Wednesday, September 2, 2015

A Simple Method for Achieving the Vision

The best way to predict the future is to create it.” – Peter Drucker
Many companies today have vision statements that are well-written and effectively describe future organizational aspirations. One has to wonder, though, that as common as they are, and as long as organizations have been doing vision statements, why so many companies continue to have trouble staying focused and miss the mark. Rather than staying focused and driving toward the future, organizational ADHD takes over and the vision turns into a virtually meaningless slogan.
One of the biggest reasons for failing to achieve the vision is a lack of understanding and appreciation of what a vision can truly do for an organization. A vision should be carefully created around what the company is expected to become over the next 5-10 years (or whatever time period makes sense for the company). It must be meaningful and able to drive all planning and improvement activities for the organization. It is a deliberate aspiration for the company; not something to be used only when convenient.
A Simple Solution
Achieving the vision is a simple process of understanding where the company wants to go, where is currently is, and continually closing the gap between the two. Just because the process is simple, though, does not make it easy. Without keeping the approach simple – and frankly most companies do not keep it simple – there is no chance of making it successful.
This post is meant to address the how of achieving the vision rather than the what. There is a process for creating effective vision statements that some leaders have obviously done very well. The method covered here assumes that the vision statement is one that clearly and effectively describes what the organization wants to become in the future.
  1. Define the Gap In the same way that a problem on the shop floor requires first to define the gap, achieving the vision requires understanding how far the organization is from the its ideal targets.
    Determining the gap involves breaking down the vision, which is often stated as a generalization, into specific 3-5 year objectives (which often include targets for safety, quality, production/schedule, and cost, although other areas can be covered). The objectives are regularly compared to current performance to determine the gaps that needs to be closed to move the organization closer to the vision.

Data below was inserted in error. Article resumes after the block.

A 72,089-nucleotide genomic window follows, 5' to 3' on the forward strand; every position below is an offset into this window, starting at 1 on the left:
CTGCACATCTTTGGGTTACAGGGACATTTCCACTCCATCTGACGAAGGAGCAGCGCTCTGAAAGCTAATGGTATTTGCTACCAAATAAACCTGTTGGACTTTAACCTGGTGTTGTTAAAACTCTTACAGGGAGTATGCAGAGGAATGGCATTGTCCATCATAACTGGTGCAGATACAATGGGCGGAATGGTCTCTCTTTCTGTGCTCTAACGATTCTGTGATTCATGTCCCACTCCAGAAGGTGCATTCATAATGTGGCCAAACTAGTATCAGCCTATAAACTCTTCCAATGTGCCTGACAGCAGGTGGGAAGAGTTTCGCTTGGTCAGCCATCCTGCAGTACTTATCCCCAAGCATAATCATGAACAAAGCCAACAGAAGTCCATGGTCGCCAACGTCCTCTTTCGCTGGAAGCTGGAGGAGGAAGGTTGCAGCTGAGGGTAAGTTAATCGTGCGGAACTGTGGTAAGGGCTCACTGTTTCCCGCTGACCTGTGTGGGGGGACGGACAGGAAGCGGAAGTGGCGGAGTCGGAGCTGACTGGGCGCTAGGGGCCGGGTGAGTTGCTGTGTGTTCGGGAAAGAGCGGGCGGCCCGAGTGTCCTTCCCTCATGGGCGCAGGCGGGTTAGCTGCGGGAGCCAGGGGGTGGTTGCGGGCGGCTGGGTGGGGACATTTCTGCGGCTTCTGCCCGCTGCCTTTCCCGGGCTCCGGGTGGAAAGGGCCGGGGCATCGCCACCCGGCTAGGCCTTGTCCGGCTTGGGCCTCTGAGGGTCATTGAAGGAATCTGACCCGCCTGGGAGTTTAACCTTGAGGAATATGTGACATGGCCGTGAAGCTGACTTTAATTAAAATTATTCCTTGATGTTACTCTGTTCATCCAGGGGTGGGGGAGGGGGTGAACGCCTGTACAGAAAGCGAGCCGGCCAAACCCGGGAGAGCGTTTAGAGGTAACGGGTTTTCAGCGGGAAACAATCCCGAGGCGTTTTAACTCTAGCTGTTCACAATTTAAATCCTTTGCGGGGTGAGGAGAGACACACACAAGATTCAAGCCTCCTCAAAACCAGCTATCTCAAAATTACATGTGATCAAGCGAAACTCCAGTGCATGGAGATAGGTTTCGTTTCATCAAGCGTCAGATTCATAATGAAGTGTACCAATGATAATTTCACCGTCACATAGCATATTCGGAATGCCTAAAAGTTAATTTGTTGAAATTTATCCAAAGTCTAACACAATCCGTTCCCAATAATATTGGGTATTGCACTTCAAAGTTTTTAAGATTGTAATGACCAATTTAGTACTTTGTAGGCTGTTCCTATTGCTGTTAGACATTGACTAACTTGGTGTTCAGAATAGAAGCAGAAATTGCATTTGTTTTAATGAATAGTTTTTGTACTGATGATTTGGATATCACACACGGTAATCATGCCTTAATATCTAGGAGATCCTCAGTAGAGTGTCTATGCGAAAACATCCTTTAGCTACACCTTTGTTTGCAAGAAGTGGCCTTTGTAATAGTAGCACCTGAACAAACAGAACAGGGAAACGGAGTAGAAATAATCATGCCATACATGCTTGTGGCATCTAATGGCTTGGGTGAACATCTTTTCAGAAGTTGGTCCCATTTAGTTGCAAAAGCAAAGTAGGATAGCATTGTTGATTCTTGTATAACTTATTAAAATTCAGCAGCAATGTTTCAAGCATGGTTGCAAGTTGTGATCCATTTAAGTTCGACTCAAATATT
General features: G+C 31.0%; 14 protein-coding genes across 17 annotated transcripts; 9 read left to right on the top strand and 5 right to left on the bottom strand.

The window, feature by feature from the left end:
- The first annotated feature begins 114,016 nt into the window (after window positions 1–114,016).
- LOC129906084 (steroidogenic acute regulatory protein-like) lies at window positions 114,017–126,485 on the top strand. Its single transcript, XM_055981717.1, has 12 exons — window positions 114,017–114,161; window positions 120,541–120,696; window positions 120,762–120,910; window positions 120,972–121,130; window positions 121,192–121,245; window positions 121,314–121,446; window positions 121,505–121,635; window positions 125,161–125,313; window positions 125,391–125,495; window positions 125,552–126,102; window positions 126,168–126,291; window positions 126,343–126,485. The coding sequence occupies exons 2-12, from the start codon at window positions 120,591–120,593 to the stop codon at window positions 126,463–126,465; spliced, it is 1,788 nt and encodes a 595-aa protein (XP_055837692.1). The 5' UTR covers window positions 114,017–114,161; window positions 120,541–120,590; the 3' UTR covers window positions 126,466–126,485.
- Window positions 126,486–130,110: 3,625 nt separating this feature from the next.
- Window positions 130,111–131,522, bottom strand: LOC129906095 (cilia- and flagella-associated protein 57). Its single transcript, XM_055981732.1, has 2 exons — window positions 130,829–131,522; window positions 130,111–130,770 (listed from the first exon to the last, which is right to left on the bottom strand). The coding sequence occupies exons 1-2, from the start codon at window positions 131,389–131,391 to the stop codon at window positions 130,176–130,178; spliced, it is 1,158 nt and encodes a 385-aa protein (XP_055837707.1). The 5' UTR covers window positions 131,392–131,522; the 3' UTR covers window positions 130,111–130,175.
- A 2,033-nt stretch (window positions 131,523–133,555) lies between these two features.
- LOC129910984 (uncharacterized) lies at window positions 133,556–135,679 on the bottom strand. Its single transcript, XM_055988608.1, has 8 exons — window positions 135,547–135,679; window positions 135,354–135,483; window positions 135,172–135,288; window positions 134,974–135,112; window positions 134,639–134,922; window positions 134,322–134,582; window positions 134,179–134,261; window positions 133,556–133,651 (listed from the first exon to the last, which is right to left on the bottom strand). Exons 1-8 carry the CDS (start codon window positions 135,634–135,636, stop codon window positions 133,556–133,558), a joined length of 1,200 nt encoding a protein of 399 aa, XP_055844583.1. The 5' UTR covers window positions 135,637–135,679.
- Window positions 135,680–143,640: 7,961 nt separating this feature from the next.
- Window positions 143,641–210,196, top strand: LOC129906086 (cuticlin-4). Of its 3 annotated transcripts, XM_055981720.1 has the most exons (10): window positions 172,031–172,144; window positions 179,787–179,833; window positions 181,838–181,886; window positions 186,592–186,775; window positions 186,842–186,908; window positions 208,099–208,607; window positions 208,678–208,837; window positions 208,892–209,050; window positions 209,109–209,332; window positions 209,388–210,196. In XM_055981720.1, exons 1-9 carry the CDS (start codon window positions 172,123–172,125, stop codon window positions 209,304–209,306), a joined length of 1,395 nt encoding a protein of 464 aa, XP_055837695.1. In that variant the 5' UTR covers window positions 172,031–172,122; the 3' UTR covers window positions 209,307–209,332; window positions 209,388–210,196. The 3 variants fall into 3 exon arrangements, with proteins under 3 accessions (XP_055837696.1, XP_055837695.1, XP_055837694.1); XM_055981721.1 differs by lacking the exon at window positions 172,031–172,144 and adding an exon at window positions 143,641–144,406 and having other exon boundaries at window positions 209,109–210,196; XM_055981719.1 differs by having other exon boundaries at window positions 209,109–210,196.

2. Set Annual Targets The 3-5 year targets become annual targets for different areas of the organization. Individual teams create their plans to achieve the targets, keeping the leadership team in the loop throughout the year.  The annual targets are deployed through the catchball process to ensure buy-in throughout the organization and to give the leader confidence that those accepting the objectives understand the intent as well as the targets.
  3. Establish Regular Meeting Rhythm There needs to be regular meetings to ensure: (1) the annual targets are being met; and (2) the organization is closing the gaps toward the 3-5 year objectives and ultimately the vision. The meetings are focused on problems in achieving the targets and closing the gaps toward the vision. The term rhythm is important here because the meetings need to happen on regular intervals based on the pace of the business. The key is to meet frequently enough to allow corrections to be made before things get too far off course.
    It is also important to remember that the rhythm meetings are not witch hunts. They are meant to ensure that problems are being handled effectively and to identify where additional help is needed. To keep the meetings focused, it is necessary to run them from the dashboards and only refer to the plans when needed to address a particular problem.  This keeps everyone focused on the same things, looking at the same data, and removes debate and confusion about where the problems lie.
  4. Repeat the Process Steps 1-3 need to happen every year to keep the team focused on the vision and to make sure the gaps are closing effectively.
The above process is a method that successful companies have used to turn their vision from a generalized statement of hopes and aspirations into a deliberate attempt to create the future. Developing and communicating the vision, when done correctly, can be energizing and motivating for the organization. Without a process for making it happen, though, the motivation, as well as the improvements driven, will likely not last.

Sunday, August 23, 2015

Should HR Make All Hiring Decisions?

One of the biggest problems companies have that interferes with long-term success is variation in people, team, and leadership styles throughout the organization.  This variation wreaks havoc with the company’s culture and leads to a host of problems that directly and indirectly affects performance.